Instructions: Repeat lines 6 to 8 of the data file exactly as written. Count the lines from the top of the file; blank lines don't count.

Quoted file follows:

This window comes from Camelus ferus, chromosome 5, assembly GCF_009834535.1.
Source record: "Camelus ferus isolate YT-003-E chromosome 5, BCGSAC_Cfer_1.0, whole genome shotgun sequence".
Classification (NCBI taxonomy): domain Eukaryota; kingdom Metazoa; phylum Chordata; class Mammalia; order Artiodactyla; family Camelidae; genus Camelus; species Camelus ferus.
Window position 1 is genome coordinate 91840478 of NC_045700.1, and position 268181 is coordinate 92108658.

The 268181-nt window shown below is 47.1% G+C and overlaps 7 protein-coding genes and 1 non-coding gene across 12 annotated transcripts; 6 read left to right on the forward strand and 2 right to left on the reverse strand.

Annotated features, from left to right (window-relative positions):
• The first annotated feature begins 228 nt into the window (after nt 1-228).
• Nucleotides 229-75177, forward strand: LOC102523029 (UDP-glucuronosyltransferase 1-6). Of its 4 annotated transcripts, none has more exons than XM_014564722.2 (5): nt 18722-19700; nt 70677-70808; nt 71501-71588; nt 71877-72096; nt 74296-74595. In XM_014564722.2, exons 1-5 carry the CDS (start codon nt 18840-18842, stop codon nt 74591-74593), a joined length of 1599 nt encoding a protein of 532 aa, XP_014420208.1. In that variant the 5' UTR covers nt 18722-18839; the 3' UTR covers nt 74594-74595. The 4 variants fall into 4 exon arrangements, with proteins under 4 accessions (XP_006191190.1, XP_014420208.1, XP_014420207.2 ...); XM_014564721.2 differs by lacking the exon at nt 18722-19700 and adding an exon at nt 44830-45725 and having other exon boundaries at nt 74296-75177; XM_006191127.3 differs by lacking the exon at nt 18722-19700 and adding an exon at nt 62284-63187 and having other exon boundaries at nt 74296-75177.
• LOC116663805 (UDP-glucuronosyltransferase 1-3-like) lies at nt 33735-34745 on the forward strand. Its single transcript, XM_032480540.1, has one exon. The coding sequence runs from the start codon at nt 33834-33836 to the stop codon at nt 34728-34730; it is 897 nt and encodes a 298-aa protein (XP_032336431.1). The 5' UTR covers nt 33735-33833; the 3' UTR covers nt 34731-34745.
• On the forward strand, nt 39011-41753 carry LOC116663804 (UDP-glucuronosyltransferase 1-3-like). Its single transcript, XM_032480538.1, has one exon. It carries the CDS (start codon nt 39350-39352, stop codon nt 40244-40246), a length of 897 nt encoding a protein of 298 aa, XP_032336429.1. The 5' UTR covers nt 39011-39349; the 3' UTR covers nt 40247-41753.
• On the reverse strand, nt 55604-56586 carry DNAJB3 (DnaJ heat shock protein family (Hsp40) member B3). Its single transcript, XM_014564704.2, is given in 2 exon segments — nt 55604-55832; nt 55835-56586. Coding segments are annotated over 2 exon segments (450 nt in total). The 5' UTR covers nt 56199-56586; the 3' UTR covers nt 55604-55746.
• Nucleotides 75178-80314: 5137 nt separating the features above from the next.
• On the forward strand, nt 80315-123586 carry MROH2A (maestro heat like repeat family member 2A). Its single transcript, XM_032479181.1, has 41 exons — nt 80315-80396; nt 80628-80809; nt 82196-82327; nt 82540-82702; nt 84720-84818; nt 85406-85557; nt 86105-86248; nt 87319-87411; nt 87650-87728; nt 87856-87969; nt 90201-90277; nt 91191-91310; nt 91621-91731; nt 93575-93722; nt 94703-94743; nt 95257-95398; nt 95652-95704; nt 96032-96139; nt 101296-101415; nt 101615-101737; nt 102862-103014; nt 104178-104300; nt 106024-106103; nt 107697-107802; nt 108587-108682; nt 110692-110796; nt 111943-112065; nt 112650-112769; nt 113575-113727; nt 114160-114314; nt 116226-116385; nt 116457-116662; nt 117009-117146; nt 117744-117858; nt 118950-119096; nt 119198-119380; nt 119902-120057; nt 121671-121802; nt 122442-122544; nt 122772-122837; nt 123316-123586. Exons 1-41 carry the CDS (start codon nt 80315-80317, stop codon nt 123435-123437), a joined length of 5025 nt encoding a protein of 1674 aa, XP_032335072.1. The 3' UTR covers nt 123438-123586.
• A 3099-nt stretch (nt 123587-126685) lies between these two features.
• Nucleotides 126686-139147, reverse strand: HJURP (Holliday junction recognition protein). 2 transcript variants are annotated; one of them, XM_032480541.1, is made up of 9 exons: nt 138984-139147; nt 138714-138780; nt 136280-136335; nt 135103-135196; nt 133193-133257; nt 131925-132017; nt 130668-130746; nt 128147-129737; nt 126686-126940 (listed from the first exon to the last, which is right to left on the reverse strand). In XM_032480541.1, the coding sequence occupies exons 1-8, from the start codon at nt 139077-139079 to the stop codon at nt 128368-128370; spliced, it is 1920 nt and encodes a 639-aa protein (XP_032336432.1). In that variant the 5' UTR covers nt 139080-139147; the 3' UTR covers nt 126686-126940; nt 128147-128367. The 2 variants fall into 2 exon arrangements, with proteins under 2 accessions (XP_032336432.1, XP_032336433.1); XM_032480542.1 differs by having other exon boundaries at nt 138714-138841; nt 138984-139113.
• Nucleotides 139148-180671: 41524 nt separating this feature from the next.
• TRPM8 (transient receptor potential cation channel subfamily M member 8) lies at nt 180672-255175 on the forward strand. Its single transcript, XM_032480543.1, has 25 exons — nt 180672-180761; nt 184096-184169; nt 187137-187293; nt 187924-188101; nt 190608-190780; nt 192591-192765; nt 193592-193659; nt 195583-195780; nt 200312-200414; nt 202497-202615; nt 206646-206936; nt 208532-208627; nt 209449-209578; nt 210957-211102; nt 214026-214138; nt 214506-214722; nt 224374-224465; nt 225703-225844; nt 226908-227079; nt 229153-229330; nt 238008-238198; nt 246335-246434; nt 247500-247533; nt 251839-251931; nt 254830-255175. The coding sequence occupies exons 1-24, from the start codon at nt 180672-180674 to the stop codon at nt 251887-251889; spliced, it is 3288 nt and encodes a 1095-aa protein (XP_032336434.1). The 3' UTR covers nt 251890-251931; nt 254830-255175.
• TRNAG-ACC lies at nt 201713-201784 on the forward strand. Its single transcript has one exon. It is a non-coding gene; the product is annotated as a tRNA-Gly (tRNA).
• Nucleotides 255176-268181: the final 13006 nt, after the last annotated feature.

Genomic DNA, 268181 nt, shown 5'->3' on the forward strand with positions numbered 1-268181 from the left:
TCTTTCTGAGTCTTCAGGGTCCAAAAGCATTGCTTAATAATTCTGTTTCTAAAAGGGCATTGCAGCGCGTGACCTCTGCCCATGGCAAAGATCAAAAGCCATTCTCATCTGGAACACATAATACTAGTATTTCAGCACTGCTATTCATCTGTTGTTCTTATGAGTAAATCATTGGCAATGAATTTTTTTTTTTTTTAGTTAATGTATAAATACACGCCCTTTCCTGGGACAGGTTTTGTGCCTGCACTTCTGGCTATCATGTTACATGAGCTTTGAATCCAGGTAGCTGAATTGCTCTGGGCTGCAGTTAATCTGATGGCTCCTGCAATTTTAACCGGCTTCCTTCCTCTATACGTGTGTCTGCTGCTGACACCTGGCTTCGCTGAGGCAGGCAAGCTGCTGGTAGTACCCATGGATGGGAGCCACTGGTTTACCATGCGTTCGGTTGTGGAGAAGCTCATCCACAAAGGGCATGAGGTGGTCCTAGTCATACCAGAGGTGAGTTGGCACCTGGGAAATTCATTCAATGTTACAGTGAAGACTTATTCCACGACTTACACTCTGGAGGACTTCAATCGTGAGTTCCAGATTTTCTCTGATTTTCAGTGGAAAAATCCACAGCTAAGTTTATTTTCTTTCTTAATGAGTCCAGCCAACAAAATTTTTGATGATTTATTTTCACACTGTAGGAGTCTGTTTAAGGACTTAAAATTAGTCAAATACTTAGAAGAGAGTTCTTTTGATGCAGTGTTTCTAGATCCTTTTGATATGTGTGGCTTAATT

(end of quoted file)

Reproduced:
Annotated features, from left to right (window-relative positions):
• The first annotated feature begins 228 nt into the window (after nt 1-228).
• Nucleotides 229-75177, forward strand: LOC102523029 (UDP-glucuronosyltransferase 1-6). Of its 4 annotated transcripts, none has more exons than XM_014564722.2 (5): nt 18722-19700; nt 70677-70808; nt 71501-71588; nt 71877-72096; nt 74296-74595. In XM_014564722.2, exons 1-5 carry the CDS (start codon nt 18840-18842, stop codon nt 74591-74593), a joined length of 1599 nt encoding a protein of 532 aa, XP_014420208.1. In that variant the 5' UTR covers nt 18722-18839; the 3' UTR covers nt 74594-74595. The 4 variants fall into 4 exon arrangements, with proteins under 4 accessions (XP_006191190.1, XP_014420208.1, XP_014420207.2 ...); XM_014564721.2 differs by lacking the exon at nt 18722-19700 and adding an exon at nt 44830-45725 and having other exon boundaries at nt 74296-75177; XM_006191127.3 differs by lacking the exon at nt 18722-19700 and adding an exon at nt 62284-63187 and having other exon boundaries at nt 74296-75177.